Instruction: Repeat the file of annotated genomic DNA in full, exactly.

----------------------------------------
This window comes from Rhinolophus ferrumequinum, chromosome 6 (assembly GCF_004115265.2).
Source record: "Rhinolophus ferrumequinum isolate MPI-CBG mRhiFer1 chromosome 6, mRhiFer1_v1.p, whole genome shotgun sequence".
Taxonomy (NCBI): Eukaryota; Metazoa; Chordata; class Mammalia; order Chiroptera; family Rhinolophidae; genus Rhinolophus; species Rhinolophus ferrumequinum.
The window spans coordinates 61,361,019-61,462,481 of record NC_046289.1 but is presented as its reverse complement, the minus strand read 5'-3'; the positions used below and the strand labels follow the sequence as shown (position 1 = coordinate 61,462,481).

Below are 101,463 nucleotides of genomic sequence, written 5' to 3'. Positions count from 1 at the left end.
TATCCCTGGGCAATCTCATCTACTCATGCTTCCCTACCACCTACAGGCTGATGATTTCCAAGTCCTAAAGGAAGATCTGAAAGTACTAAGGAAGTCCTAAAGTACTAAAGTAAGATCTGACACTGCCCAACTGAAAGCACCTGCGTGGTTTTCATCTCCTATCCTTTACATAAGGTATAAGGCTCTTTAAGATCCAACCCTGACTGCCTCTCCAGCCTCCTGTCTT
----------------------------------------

This window comes from Rhinolophus ferrumequinum, chromosome 6 (assembly GCF_004115265.2).
Source record: "Rhinolophus ferrumequinum isolate MPI-CBG mRhiFer1 chromosome 6, mRhiFer1_v1.p, whole genome shotgun sequence".
Taxonomy (NCBI): Eukaryota; Metazoa; Chordata; class Mammalia; order Chiroptera; family Rhinolophidae; genus Rhinolophus; species Rhinolophus ferrumequinum.
The window spans coordinates 61,361,019-61,462,481 of record NC_046289.1 but is presented as its reverse complement, the minus strand read 5'-3'; the positions used below and the strand labels follow the sequence as shown (position 1 = coordinate 61,462,481).

Below are 101,463 nucleotides of genomic sequence, written 5' to 3'. Positions count from 1 at the left end.
TATCCCTGGGCAATCTCATCTACTCATGCTTCCCTACCACCTACAGGCTGATGATTTCCAAGTCCTAAAGGAAGATCTGAAAGTACTAAGGAAGTCCTAAAGTACTAAAGTAAGATCTGACACTGCCCAACTGAAAGCACCTGCGTGGTTTTCATCTCCTATCCTTTACATAAGGTATAAGGCTCTTTAAGATCCAACCCTGACTGCCTCTCCAGCCTCCTGTCTT